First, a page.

Ghada A Soliman, Sharalyn M Steenson and Asserewou H Etekpo
intervention strategies. The mammalian Target of Rapamycin (mTOR) is a conserved kinase and master regulator of metabolism and cell growth. mTOR is dysregulated in diabetes and pancreatic cancer. Recent reports indicate that 50% of Pancreatic Ductal Adenocarcinoma (PDAC) patients are diabetic at the time of diagnosis. Furthermore, the anti- diabetic drug, metformin, which indirectly inhibits mTOR, has emerged as a potential therapeutic target for PC.
The objective of this study is to determine the targeted-metabolomics profile in PDAC cell line (HPAF-II) with mTOR inhibition and that interaction between mTOR ATP-competitive inhibitor (Torin 2) and metformin as potential combined therapy in PC.
HPAF-II cell lines were cultured in the presence of either Torin 2, metformin, both, or control vehicle. We utilized targeted LC/MS/MS to characterize the alterations in glycolytic and tricarboxylic acid cycle metabolomics, and employed Western Blot analysis for cell signaling activation by phosphorylation. Comparisons between groups were analyzed using one-way Analysis of Variance followed by secondary post-hoc analysis.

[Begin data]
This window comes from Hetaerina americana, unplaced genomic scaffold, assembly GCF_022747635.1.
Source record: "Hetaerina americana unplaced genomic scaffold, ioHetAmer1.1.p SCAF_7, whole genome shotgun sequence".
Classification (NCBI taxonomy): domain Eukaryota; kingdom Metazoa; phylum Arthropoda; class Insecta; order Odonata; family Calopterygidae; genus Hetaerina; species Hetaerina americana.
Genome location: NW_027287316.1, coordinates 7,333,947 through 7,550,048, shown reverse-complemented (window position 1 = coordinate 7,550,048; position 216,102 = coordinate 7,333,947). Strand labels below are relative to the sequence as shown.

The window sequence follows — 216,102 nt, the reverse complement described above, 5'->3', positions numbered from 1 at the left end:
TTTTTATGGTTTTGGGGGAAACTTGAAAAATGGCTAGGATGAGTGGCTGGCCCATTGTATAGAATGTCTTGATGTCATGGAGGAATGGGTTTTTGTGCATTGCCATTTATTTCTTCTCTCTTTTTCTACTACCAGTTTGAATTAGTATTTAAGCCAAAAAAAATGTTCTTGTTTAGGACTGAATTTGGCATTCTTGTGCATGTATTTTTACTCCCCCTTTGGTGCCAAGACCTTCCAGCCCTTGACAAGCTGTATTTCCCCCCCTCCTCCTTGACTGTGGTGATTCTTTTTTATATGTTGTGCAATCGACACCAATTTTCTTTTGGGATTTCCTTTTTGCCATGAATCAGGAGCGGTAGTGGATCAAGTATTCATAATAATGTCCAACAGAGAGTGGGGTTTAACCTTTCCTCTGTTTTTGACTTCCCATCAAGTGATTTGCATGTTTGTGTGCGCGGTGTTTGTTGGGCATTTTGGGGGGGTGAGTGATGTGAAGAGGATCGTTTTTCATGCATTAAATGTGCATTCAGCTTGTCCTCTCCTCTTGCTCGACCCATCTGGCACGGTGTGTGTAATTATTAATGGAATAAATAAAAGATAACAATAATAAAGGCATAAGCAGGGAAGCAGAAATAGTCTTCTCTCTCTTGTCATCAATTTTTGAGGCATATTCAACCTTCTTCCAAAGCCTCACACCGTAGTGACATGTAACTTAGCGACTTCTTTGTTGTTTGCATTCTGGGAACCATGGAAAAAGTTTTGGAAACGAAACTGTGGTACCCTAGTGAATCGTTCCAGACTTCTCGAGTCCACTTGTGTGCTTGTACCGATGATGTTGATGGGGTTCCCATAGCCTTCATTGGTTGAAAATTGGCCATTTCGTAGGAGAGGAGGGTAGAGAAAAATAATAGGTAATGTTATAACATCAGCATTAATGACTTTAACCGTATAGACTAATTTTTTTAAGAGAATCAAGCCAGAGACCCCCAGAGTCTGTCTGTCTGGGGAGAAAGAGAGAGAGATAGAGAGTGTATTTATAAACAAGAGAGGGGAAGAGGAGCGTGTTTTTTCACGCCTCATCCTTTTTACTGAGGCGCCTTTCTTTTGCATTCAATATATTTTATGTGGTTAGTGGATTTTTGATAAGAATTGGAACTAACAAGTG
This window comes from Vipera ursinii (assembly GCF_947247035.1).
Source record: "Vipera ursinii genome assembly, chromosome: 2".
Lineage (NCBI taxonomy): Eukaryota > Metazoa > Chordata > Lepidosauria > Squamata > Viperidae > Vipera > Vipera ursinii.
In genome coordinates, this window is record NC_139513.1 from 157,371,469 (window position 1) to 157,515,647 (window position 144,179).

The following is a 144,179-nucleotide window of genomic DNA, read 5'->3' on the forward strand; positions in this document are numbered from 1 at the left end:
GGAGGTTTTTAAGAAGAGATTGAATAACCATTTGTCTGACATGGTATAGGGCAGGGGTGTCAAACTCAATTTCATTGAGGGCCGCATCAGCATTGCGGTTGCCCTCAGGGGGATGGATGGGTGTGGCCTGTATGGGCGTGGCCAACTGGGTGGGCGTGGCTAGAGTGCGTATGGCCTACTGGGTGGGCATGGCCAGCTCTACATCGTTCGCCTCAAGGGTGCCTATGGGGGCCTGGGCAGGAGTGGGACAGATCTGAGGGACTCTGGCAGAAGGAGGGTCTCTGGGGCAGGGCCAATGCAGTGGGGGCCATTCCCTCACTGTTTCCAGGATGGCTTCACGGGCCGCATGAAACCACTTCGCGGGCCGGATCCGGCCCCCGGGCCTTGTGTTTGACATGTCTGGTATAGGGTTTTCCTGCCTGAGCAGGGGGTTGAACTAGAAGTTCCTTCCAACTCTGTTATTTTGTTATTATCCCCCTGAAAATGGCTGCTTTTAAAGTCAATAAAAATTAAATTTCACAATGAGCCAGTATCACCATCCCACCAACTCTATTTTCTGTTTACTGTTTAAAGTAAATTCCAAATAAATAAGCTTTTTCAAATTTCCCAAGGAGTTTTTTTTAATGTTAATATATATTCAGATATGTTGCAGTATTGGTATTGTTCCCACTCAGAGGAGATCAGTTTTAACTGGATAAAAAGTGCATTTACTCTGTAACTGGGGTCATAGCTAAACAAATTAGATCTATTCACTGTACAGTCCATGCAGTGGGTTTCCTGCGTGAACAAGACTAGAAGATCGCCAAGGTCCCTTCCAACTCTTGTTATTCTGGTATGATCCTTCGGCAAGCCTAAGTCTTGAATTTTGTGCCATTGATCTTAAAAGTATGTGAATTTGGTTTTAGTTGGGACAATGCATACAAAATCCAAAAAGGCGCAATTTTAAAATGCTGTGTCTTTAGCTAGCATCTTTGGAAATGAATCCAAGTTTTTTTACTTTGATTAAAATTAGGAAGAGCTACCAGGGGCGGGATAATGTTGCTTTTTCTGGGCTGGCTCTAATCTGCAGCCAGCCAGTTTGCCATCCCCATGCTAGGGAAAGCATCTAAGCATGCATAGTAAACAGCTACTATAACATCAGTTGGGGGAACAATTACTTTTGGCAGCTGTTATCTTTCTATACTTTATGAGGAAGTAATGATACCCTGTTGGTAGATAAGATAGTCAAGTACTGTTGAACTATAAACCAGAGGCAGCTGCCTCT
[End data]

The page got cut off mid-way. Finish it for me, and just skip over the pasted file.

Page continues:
After 1 h incubation with metformin, AMP concentration was significantly increased compared to other groups (p<0.03). After 24 h, Torin-2 significantly decreased glycolysis intermediates (fructose 1,6-bisphosphate (FBP), and 2-phosphoglycerate/3-phosphoglycerate), TCA intermediate metabolites (citrate/isocitrate, and malate), as well as Nicotinamide Adenine Dinucleotide (NAD+) and Flavin Adenine Dinucleotide (FAD), and ATP levels. When HPAF-II cells were incubated with both Torin-2 and metformin, there was a significant reduction in NAD+ and FAD, suggesting decreased levels of the energy equivalents that are available to the electron transport chain.
Targeted metabolomics data indicate that mTOR complexes inhibition by Torin 2 reduced glycolytic intermediates and TCA metabolites in HPAF- II and may synergize with metformin to decrease the electron acceptors NAD+ and FAD which may lead to reduced energy production.PDF
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